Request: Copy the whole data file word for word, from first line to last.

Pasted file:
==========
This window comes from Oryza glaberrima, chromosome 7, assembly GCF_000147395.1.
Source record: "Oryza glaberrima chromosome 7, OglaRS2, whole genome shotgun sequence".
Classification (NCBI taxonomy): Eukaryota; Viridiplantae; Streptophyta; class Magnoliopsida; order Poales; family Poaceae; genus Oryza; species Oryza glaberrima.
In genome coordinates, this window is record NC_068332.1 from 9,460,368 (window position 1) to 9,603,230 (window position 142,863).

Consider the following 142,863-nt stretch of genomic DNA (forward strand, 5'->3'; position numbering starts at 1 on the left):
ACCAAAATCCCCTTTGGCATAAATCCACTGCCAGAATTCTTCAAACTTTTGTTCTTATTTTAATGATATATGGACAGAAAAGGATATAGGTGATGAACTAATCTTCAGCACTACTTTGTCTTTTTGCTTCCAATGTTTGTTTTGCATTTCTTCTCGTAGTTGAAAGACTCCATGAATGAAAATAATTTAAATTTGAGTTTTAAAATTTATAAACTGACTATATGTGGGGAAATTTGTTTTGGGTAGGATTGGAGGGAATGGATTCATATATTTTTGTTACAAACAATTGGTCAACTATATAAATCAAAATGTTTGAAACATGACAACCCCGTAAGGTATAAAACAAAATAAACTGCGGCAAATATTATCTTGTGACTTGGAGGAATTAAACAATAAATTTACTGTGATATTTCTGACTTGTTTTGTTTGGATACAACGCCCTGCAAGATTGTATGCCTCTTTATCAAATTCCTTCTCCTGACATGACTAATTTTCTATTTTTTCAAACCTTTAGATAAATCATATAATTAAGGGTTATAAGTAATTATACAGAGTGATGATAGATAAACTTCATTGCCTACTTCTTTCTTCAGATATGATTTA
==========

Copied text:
This window comes from Oryza glaberrima, chromosome 7, assembly GCF_000147395.1.
Source record: "Oryza glaberrima chromosome 7, OglaRS2, whole genome shotgun sequence".
Classification (NCBI taxonomy): Eukaryota; Viridiplantae; Streptophyta; class Magnoliopsida; order Poales; family Poaceae; genus Oryza; species Oryza glaberrima.
In genome coordinates, this window is record NC_068332.1 from 9,460,368 (window position 1) to 9,603,230 (window position 142,863).

Consider the following 142,863-nt stretch of genomic DNA (forward strand, 5'->3'; position numbering starts at 1 on the left):
ACCAAAATCCCCTTTGGCATAAATCCACTGCCAGAATTCTTCAAACTTTTGTTCTTATTTTAATGATATATGGACAGAAAAGGATATAGGTGATGAACTAATCTTCAGCACTACTTTGTCTTTTTGCTTCCAATGTTTGTTTTGCATTTCTTCTCGTAGTTGAAAGACTCCATGAATGAAAATAATTTAAATTTGAGTTTTAAAATTTATAAACTGACTATATGTGGGGAAATTTGTTTTGGGTAGGATTGGAGGGAATGGATTCATATATTTTTGTTACAAACAATTGGTCAACTATATAAATCAAAATGTTTGAAACATGACAACCCCGTAAGGTATAAAACAAAATAAACTGCGGCAAATATTATCTTGTGACTTGGAGGAATTAAACAATAAATTTACTGTGATATTTCTGACTTGTTTTGTTTGGATACAACGCCCTGCAAGATTGTATGCCTCTTTATCAAATTCCTTCTCCTGACATGACTAATTTTCTATTTTTTCAAACCTTTAGATAAATCATATAATTAAGGGTTATAAGTAATTATACAGAGTGATGATAGATAAACTTCATTGCCTACTTCTTTCTTCAGATATGATTTA